In Conor McPherson's Port Authority, which opened last night at the Atlantic Theater Company in Chelsea, three interlocking monologues, delivered by three generations of Irishmen, converge with striking resonance, as they describe their hopes, fears and failures.
The youngest of the three, Kevin (John Gallagher, Jr.), has just come off a disastrous attempt to move out of his parents' home. He's moved in with a group of friends. The eldest in McPherson's comedy-laced play is Joe (Jim Norton), who's remembering the early years of his marriage, thanks to a package that he's received at the retirement home where he now lives. The middle-aged member of the trio, Dermot (Brian D'Arcy James), shares perhaps the most heartbreaking of the three stories, relating the unfortunate details of a new job offer that he recently accepted.
McPherson, a consummate storyteller, weaves these three men's tales together across their generational divides in surprising and ingenious ways (although in one instance, how a crossover between the histories is never fully explained). More impressively though, the men's stories echo one another thematically in delicate ways. By the time the piece, running just under an hour and a half, ends, we've learned how that no matter what the men's ages, they've all experienced, for instance, the exhilaration and fear attendant on new love.
As with one enmeshment between stories that goes unresolved, it's never clear why the three men are all in a train or bus station (represented in Takeshi Kata's spare scenic design by a single large wooden bench). Somehow though, thanks to the invaluable contributions of lighting designer Matthew Richards and sound designer Bart Fasbender, the location where the men are first discovered becomes unimportant. Through gentle shifts in the lighting and soundscape, we're transported to a variety of locations in Ireland and even into the U.S.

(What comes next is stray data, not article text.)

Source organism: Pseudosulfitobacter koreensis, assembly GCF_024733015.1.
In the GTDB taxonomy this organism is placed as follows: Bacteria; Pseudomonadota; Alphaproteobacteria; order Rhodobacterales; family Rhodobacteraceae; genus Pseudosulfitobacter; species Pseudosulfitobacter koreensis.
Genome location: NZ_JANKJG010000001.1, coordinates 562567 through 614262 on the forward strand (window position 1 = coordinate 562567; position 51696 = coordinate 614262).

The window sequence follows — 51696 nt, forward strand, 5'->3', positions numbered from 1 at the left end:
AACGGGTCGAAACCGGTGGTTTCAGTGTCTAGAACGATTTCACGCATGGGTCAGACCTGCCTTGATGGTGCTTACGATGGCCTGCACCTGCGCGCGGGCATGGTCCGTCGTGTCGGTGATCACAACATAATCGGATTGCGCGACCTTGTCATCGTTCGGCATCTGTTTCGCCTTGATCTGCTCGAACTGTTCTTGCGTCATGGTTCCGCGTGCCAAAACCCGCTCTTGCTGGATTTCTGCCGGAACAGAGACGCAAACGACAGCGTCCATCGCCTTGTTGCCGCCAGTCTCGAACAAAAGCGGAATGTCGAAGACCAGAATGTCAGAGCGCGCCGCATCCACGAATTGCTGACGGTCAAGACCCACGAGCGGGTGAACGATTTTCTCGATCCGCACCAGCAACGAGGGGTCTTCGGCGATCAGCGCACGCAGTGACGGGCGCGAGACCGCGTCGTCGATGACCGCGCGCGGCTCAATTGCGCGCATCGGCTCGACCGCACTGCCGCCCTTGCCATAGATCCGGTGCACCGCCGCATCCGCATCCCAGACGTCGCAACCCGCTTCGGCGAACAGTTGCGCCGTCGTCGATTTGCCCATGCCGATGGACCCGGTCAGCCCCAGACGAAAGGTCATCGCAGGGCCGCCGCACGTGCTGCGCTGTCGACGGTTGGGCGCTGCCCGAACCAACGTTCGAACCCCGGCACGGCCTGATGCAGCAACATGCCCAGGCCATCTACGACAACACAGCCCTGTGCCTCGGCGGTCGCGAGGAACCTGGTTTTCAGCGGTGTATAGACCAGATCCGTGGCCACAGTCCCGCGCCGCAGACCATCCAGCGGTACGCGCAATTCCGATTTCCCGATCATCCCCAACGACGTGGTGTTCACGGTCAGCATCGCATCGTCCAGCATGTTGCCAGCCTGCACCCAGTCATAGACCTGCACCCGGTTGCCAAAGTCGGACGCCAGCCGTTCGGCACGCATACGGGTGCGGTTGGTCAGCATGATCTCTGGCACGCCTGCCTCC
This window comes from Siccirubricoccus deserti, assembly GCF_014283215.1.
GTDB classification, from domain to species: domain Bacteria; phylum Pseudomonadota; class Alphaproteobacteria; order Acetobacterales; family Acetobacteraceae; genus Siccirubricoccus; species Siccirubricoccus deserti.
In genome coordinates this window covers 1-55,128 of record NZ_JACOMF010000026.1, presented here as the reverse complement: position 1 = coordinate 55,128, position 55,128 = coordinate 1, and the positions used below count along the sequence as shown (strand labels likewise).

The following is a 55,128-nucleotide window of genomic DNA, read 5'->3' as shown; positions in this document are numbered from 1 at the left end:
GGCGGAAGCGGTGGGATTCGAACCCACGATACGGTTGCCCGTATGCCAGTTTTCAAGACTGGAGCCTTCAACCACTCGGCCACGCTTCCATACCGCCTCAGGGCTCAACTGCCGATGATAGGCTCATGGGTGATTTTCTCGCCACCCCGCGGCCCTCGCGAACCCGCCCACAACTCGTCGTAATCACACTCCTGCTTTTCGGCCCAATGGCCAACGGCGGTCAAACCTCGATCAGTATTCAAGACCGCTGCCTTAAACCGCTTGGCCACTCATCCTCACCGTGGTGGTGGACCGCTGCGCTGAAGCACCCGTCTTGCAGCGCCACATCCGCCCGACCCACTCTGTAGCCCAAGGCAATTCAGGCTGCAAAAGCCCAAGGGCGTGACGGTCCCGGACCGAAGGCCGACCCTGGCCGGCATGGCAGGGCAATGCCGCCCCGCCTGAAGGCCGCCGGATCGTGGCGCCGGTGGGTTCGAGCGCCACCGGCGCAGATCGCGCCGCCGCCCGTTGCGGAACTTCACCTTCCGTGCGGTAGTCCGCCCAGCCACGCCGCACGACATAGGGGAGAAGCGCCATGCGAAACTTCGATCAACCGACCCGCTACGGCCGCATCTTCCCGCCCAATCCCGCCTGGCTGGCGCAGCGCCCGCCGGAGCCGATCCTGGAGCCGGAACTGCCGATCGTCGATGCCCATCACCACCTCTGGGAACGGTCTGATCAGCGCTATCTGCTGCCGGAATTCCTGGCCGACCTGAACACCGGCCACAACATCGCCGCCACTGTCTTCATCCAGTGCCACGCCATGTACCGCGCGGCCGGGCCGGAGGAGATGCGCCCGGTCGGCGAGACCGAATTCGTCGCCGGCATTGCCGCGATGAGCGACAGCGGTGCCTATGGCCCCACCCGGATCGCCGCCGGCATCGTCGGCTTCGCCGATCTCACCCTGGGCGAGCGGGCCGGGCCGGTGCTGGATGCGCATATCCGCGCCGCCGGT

Under Henry Wishcamper's sure-handed direction, the trio of actors delivers beautifully nuanced performances. Gallagher, late of Spring Awakening, is almost unrecognizable as the angst-ridden scruffy teen from the Irish hinterlands. Norton imbues the eldest of the trio with a general goodwill and sort of impishness that charms. Most impressive is James, who downplays Dermot's working-class background crassness, making him endearing rather than grossly harsh.
Ultimately, Port Authority compels with its powerful blend of storytelling and performance.
Port Authority plays at Atlantic Theatre Company's Linda Gross theater (336 West 20th Street). Performances are Tuesday through Friday at 8pm; Saturday at 2 and 8pm; and Sunday at 3pm. Tickets are $55.00 and can be purchased by calling 212-279-4200. Further information is available online at: www.AtlanticTheater.org.
|« ATW Review: 'The Visit'|